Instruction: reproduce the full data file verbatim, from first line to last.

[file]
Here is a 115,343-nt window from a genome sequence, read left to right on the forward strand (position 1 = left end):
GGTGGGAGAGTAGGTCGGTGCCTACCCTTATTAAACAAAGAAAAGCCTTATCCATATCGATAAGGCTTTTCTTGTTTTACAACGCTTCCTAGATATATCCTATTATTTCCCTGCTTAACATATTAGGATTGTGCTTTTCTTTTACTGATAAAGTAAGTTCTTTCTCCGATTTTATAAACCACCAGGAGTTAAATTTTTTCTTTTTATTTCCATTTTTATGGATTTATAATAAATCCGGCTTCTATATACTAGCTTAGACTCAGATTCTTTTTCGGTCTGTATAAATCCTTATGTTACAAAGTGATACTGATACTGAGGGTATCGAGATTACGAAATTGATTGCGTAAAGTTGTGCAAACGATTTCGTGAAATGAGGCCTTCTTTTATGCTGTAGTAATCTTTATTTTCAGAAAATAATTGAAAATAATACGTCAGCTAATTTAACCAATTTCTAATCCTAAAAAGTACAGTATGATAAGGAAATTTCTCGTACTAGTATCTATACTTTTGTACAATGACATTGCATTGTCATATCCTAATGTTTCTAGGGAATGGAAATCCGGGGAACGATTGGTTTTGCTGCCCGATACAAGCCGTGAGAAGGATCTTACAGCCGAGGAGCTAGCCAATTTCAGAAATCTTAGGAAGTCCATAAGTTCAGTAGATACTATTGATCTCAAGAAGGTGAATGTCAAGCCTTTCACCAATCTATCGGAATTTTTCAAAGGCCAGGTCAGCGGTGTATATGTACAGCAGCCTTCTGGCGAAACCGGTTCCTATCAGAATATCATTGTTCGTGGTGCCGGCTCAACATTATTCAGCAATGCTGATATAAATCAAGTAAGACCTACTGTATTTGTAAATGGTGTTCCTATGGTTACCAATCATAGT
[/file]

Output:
Here is a 115,343-nt window from a genome sequence, read left to right on the forward strand (position 1 = left end):
GGTGGGAGAGTAGGTCGGTGCCTACCCTTATTAAACAAAGAAAAGCCTTATCCATATCGATAAGGCTTTTCTTGTTTTACAACGCTTCCTAGATATATCCTATTATTTCCCTGCTTAACATATTAGGATTGTGCTTTTCTTTTACTGATAAAGTAAGTTCTTTCTCCGATTTTATAAACCACCAGGAGTTAAATTTTTTCTTTTTATTTCCATTTTTATGGATTTATAATAAATCCGGCTTCTATATACTAGCTTAGACTCAGATTCTTTTTCGGTCTGTATAAATCCTTATGTTACAAAGTGATACTGATACTGAGGGTATCGAGATTACGAAATTGATTGCGTAAAGTTGTGCAAACGATTTCGTGAAATGAGGCCTTCTTTTATGCTGTAGTAATCTTTATTTTCAGAAAATAATTGAAAATAATACGTCAGCTAATTTAACCAATTTCTAATCCTAAAAAGTACAGTATGATAAGGAAATTTCTCGTACTAGTATCTATACTTTTGTACAATGACATTGCATTGTCATATCCTAATGTTTCTAGGGAATGGAAATCCGGGGAACGATTGGTTTTGCTGCCCGATACAAGCCGTGAGAAGGATCTTACAGCCGAGGAGCTAGCCAATTTCAGAAATCTTAGGAAGTCCATAAGTTCAGTAGATACTATTGATCTCAAGAAGGTGAATGTCAAGCCTTTCACCAATCTATCGGAATTTTTCAAAGGCCAGGTCAGCGGTGTATATGTACAGCAGCCTTCTGGCGAAACCGGTTCCTATCAGAATATCATTGTTCGTGGTGCCGGCTCAACATTATTCAGCAATGCTGATATAAATCAAGTAAGACCTACTGTATTTGTAAATGGTGTTCCTATGGTTACCAATCATAGT